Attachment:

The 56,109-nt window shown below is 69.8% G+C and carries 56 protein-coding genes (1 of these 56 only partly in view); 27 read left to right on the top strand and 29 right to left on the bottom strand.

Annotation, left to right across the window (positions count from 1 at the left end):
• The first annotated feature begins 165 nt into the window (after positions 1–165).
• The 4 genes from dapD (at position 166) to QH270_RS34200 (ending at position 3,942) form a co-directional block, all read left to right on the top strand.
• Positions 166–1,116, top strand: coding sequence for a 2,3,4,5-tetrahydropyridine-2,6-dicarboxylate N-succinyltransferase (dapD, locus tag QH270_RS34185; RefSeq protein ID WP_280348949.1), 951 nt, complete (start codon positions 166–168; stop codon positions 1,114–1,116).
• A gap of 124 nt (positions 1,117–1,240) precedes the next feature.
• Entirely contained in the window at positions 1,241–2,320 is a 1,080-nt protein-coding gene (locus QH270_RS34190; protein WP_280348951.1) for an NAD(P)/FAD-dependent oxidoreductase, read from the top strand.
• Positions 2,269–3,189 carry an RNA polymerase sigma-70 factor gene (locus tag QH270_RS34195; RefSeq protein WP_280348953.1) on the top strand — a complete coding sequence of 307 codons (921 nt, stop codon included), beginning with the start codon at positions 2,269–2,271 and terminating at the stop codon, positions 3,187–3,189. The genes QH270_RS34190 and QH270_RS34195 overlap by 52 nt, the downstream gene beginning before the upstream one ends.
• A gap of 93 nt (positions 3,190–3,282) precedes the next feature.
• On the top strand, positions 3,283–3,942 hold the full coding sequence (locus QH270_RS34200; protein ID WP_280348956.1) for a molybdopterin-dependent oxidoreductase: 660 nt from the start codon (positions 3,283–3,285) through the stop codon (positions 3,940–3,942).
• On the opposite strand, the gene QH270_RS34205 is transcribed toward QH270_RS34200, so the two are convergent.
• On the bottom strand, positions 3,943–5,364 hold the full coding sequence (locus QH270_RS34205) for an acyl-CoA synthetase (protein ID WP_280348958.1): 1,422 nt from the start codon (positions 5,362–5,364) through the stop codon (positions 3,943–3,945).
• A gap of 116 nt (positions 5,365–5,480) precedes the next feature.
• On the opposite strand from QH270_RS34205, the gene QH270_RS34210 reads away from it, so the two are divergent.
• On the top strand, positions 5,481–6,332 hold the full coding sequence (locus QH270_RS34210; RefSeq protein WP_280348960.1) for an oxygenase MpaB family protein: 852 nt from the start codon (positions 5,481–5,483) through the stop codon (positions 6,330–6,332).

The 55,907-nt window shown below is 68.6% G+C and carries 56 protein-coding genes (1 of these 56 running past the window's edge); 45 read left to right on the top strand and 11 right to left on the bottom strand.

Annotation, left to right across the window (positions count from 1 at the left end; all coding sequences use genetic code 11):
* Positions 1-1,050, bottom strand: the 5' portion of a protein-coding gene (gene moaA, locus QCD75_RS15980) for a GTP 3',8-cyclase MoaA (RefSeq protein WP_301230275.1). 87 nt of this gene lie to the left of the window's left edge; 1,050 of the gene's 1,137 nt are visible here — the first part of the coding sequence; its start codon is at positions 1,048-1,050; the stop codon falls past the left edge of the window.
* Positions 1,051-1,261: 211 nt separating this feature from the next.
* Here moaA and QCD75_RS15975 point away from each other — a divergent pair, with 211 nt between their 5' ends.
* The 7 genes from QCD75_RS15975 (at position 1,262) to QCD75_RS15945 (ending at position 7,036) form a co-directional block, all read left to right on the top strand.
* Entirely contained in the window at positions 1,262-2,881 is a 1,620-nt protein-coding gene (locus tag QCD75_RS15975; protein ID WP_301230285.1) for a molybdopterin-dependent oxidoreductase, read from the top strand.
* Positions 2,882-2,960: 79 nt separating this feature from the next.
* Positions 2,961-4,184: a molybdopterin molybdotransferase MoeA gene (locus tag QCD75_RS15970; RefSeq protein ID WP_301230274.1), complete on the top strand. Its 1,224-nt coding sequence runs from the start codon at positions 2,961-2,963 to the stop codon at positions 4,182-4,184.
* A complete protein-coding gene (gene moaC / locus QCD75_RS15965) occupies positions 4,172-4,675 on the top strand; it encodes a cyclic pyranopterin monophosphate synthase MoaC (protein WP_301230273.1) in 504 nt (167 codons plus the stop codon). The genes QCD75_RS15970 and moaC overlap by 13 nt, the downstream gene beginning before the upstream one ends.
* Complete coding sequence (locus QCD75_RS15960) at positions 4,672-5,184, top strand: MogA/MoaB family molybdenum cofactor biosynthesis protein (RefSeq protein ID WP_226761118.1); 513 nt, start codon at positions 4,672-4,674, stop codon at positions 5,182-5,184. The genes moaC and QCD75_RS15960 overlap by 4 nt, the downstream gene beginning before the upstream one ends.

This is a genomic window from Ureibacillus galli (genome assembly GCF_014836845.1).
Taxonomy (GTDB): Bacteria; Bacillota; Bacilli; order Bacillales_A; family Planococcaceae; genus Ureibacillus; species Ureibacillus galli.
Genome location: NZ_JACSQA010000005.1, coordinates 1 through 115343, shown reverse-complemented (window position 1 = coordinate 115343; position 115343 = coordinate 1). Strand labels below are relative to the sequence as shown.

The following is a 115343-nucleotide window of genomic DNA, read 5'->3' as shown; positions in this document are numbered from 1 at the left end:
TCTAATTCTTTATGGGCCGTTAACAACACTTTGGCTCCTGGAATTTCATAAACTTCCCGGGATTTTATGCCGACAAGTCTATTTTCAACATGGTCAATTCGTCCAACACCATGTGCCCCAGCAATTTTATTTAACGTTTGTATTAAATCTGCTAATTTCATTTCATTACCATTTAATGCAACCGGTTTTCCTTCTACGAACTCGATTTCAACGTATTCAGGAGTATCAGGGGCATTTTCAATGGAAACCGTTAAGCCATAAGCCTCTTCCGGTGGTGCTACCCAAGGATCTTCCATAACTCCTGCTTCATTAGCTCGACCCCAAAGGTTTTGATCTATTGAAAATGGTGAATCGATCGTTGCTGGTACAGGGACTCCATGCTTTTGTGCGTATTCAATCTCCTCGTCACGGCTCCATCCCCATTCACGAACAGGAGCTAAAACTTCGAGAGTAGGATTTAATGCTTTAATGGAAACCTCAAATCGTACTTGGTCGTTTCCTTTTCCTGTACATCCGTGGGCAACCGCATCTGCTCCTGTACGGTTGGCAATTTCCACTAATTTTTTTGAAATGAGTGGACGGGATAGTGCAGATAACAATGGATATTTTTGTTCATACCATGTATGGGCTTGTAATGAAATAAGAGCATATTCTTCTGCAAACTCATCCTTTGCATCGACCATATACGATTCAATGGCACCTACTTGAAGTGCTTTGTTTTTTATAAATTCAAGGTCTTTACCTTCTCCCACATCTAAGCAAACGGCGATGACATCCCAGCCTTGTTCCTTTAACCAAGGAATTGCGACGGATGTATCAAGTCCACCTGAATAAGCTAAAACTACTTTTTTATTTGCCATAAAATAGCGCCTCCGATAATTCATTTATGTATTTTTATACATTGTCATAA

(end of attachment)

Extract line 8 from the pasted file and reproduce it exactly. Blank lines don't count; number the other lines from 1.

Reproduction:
• Positions 2,269–3,189 carry an RNA polymerase sigma-70 factor gene (locus tag QH270_RS34195; RefSeq protein WP_280348953.1) on the top strand — a complete coding sequence of 307 codons (921 nt, stop codon included), beginning with the start codon at positions 2,269–2,271 and terminating at the stop codon, positions 3,187–3,189. The genes QH270_RS34190 and QH270_RS34195 overlap by 52 nt, the downstream gene beginning before the upstream one ends.